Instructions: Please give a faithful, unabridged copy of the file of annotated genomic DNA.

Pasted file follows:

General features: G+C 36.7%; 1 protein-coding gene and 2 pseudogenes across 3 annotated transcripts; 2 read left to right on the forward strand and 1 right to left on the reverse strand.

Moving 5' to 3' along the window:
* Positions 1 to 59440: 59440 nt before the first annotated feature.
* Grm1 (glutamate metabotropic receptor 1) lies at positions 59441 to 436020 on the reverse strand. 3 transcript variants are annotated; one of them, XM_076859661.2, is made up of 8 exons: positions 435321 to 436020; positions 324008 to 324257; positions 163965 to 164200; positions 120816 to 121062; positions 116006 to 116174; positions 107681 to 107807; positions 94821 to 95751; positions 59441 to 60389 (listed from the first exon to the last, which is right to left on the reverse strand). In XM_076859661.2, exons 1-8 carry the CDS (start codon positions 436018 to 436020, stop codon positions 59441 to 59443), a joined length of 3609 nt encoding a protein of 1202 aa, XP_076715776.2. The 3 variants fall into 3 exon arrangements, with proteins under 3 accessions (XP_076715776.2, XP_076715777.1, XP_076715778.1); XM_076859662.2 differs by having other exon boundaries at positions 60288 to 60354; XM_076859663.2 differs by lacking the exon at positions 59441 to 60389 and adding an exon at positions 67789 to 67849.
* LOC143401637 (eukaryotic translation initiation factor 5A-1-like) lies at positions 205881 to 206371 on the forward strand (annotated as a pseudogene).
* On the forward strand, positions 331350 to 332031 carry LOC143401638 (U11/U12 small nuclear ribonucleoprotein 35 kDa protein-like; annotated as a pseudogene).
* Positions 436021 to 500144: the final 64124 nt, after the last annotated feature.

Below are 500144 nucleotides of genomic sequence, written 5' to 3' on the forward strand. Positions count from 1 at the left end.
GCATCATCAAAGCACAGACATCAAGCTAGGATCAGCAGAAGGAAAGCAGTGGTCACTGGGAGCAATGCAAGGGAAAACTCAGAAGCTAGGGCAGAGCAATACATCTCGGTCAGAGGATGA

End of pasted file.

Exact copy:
General features: G+C 36.7%; 1 protein-coding gene and 2 pseudogenes across 3 annotated transcripts; 2 read left to right on the forward strand and 1 right to left on the reverse strand.

Moving 5' to 3' along the window:
* Positions 1 to 59440: 59440 nt before the first annotated feature.
* Grm1 (glutamate metabotropic receptor 1) lies at positions 59441 to 436020 on the reverse strand. 3 transcript variants are annotated; one of them, XM_076859661.2, is made up of 8 exons: positions 435321 to 436020; positions 324008 to 324257; positions 163965 to 164200; positions 120816 to 121062; positions 116006 to 116174; positions 107681 to 107807; positions 94821 to 95751; positions 59441 to 60389 (listed from the first exon to the last, which is right to left on the reverse strand). In XM_076859661.2, exons 1-8 carry the CDS (start codon positions 436018 to 436020, stop codon positions 59441 to 59443), a joined length of 3609 nt encoding a protein of 1202 aa, XP_076715776.2. The 3 variants fall into 3 exon arrangements, with proteins under 3 accessions (XP_076715776.2, XP_076715777.1, XP_076715778.1); XM_076859662.2 differs by having other exon boundaries at positions 60288 to 60354; XM_076859663.2 differs by lacking the exon at positions 59441 to 60389 and adding an exon at positions 67789 to 67849.
* LOC143401637 (eukaryotic translation initiation factor 5A-1-like) lies at positions 205881 to 206371 on the forward strand (annotated as a pseudogene).
* On the forward strand, positions 331350 to 332031 carry LOC143401638 (U11/U12 small nuclear ribonucleoprotein 35 kDa protein-like; annotated as a pseudogene).
* Positions 436021 to 500144: the final 64124 nt, after the last annotated feature.

Below are 500144 nucleotides of genomic sequence, written 5' to 3' on the forward strand. Positions count from 1 at the left end.
GCATCATCAAAGCACAGACATCAAGCTAGGATCAGCAGAAGGAAAGCAGTGGTCACTGGGAGCAATGCAAGGGAAAACTCAGAAGCTAGGGCAGAGCAATACATCTCGGTCAGAGGATGA